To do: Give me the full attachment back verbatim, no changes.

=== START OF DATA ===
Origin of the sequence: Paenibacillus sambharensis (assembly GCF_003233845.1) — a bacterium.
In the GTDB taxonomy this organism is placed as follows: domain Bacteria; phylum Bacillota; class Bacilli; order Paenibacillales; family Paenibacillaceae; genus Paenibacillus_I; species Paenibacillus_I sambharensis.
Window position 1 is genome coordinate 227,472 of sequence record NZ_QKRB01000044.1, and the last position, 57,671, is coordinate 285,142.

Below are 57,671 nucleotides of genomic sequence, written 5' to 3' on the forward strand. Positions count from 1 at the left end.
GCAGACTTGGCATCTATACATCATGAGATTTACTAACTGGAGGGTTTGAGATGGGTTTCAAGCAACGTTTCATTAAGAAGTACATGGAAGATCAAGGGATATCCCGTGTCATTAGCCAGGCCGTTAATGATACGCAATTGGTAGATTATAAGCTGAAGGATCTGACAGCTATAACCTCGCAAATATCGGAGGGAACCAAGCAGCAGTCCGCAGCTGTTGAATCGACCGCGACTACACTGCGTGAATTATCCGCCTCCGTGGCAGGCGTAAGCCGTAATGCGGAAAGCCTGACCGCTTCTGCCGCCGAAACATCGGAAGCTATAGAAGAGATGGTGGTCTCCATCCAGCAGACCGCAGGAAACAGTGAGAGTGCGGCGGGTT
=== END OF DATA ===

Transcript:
Origin of the sequence: Paenibacillus sambharensis (assembly GCF_003233845.1) — a bacterium.
In the GTDB taxonomy this organism is placed as follows: domain Bacteria; phylum Bacillota; class Bacilli; order Paenibacillales; family Paenibacillaceae; genus Paenibacillus_I; species Paenibacillus_I sambharensis.
Window position 1 is genome coordinate 227,472 of sequence record NZ_QKRB01000044.1, and the last position, 57,671, is coordinate 285,142.

Below are 57,671 nucleotides of genomic sequence, written 5' to 3' on the forward strand. Positions count from 1 at the left end.
GCAGACTTGGCATCTATACATCATGAGATTTACTAACTGGAGGGTTTGAGATGGGTTTCAAGCAACGTTTCATTAAGAAGTACATGGAAGATCAAGGGATATCCCGTGTCATTAGCCAGGCCGTTAATGATACGCAATTGGTAGATTATAAGCTGAAGGATCTGACAGCTATAACCTCGCAAATATCGGAGGGAACCAAGCAGCAGTCCGCAGCTGTTGAATCGACCGCGACTACACTGCGTGAATTATCCGCCTCCGTGGCAGGCGTAAGCCGTAATGCGGAAAGCCTGACCGCTTCTGCCGCCGAAACATCGGAAGCTATAGAAGAGATGGTGGTCTCCATCCAGCAGACCGCAGGAAACAGTGAGAGTGCGGCGGGTT